Research Article

Biochemical Analysis of Kiwifruit Grown in Nepal  

S. Pokhrel1 , N. Raut 1 , D. R. Bhattarai2 , P. Bhattarai3
Department of Chemistry, Tri-Chandra Multiple Campus, Tribhuvan University, Kathmandu, Nepal
Author    Correspondence author
International Journal of Horticulture, 2019, Vol. 9, No. 4   doi: 10.5376/ijh.2019.09.0004
Received: 30 Oct., 2019    Accepted: 08 Nov., 2019    Published: 30 Dec., 2019
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Pokhrel S., Raut N., Bhattarai D.R., and Bhattarai P., 2019, Biochemical analysis of kiwifruit grown in Nepal, International Journal of Horticulture, 9(4): 23-30 (doi: 10.5376/ijh.2019.09.0004)


Kiwifruit (Actinidia chinensis), often called as kiwi, is one of the commercial crop with a great medicinal value and health benefits. The main objective of this study was to analyze the biochemical composition of Kiwifruit grown in Nepal. Its constituents like protein, vitamin C, moisture content, elements like Iron (Fe) and Calcium (Ca), total soluble solids and titratable acidity was determined in three different varieties i.e. Hayward, Monty and Allison. The highest amount of vitamin C, total soluble solid, calcium and iron were found in Allison whereas maximum moisture content was observed in Hayward. The titratable acidity was found highest in Monty but same value of protein content was obtained in both Hayward and Monty varieties. This result indicated that Kiwifruit is good sources of water content, vitamin C and calcium. Therefore, it has great commercial and medicinal value.

Vitamin C; Total soluble solid; Titrable acidity; Protein content; Elemental analysis


Kiwfruit is one of the newest fruit crops gaining international commercial importance. In New Zealand, the first commercial plantations of Actinidia deliciosa were established around 1930 (Ferguson and Stanley, 2003). It has different varieties such as Hayward, Bruno, Monty, Allison and Abbott having different taste, odor, shape, and chemical compositions (Samadi-Maybodi and Shariat, 2003). It is produced in temperate areas located between the latitudes 25° and 45°. China, Italy, New Zealand, Chile and Greece are the biggest producers in the world (Ferguson and Huang, 2007; Nishiyama, 2007). The production of these five countries accounts for 87% of the world kiwifruit production (Ferguson and Huang, 2007). In context of Nepal, kiwifruit is an emerging commercial crop as well as its popularity has also been increased.


Several research works has been reported to characterize its nutrients, chemical compositions and medicinal uses (Samadi-Maybodi and Shariat, 2003). The chemical constituent of kiwifruit is a matter of great interest to those who wish to figure out the basis of the nutritional value and health benefits of consuming kiwifruit (Drummond, 2013). The nutritional values and appearance are usually influenced by the vitamins and pigments present in the fruit whereas taste is primarily affected by the acidity, sweetness and volatiles (Pal et al., 2015). Kiwifruits are healthy due to the presence of high ascorbic acid levels (Ferguson and Huang, 2007), polyphenols (Sheng et al., 2015), and flavonoids (Atkinson and Macrae, 2007). It can be utilized for the curing different types of cancers, e.g., stomach, lung, and liver cancer (Yang, 1981) in traditional medicine. It is reported that the extracts of kiwifruits inhibit cancer cell growth (Song, 1984) and exhibit cell protection against oxidative DNA damage in vitro (Collins et al., 2001).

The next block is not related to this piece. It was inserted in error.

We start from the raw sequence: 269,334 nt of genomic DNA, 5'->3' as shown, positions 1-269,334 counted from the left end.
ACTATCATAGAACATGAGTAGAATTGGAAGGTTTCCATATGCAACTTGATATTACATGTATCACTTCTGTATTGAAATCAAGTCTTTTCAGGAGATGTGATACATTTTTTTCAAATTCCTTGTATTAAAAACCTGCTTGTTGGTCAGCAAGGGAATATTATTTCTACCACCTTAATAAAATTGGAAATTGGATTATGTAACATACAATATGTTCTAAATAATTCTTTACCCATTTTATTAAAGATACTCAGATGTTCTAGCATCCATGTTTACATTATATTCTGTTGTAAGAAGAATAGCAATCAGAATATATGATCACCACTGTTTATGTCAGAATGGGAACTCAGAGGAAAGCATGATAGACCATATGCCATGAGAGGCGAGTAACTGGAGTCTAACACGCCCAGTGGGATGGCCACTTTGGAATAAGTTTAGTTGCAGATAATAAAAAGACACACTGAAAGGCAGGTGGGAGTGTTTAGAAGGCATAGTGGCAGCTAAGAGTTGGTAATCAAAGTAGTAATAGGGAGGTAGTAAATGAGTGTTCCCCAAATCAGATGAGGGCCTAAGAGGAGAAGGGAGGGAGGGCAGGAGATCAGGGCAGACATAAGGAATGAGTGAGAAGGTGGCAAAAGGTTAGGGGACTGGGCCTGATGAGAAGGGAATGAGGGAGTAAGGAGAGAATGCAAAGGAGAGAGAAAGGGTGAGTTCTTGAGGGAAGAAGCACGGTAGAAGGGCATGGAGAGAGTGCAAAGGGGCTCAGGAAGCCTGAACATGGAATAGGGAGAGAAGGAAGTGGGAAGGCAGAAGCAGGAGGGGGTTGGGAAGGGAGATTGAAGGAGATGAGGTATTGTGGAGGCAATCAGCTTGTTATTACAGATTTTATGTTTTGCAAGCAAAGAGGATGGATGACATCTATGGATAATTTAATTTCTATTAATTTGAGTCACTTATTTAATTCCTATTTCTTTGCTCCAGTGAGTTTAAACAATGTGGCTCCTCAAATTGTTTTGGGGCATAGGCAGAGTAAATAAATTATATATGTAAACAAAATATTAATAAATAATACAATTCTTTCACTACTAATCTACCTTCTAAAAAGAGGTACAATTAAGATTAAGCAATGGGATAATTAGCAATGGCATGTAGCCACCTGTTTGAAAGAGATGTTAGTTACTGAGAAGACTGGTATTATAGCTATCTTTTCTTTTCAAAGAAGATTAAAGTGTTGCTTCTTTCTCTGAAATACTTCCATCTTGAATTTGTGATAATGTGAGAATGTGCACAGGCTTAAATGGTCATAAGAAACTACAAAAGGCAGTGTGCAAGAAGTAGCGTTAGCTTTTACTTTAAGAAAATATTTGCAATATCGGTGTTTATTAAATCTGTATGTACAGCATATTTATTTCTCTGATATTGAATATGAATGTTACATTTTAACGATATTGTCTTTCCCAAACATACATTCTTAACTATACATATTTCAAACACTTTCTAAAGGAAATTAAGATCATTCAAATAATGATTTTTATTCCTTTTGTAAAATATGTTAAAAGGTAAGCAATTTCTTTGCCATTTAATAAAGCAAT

This work was aimed to investigate comparative study on the nutrient and chemical composition of different varieties of fresh kiwifruits. As they lost their characteristics color and flavor during processing, only fresh kiwifruits are commercialized. The analysis is performed only on the edible flesh portion of kiwifruits since these are eaten with the skin removed only.


1. Results

Three different species were taken as sample fruits and different macronutrients, elemental composition, moisture content, acidity present in the given samples were determined.


Water content was analyzed as the largest amount of constituent found in kiwifruit. Titrated acidity was measured by taking malic acid as a reference as it is found in more amount than others. A significant variation in TSS content was noted in different species of kiwi fruit. The amount of protein was found comparatively less in kiwi whereas vitamin C content was found to be more in kiwifruit as compared to other nutrients. The elemental analysis of kiwifruit shows that the amount of calcium is more than that of iron.


2. Discussion

2.1 Water content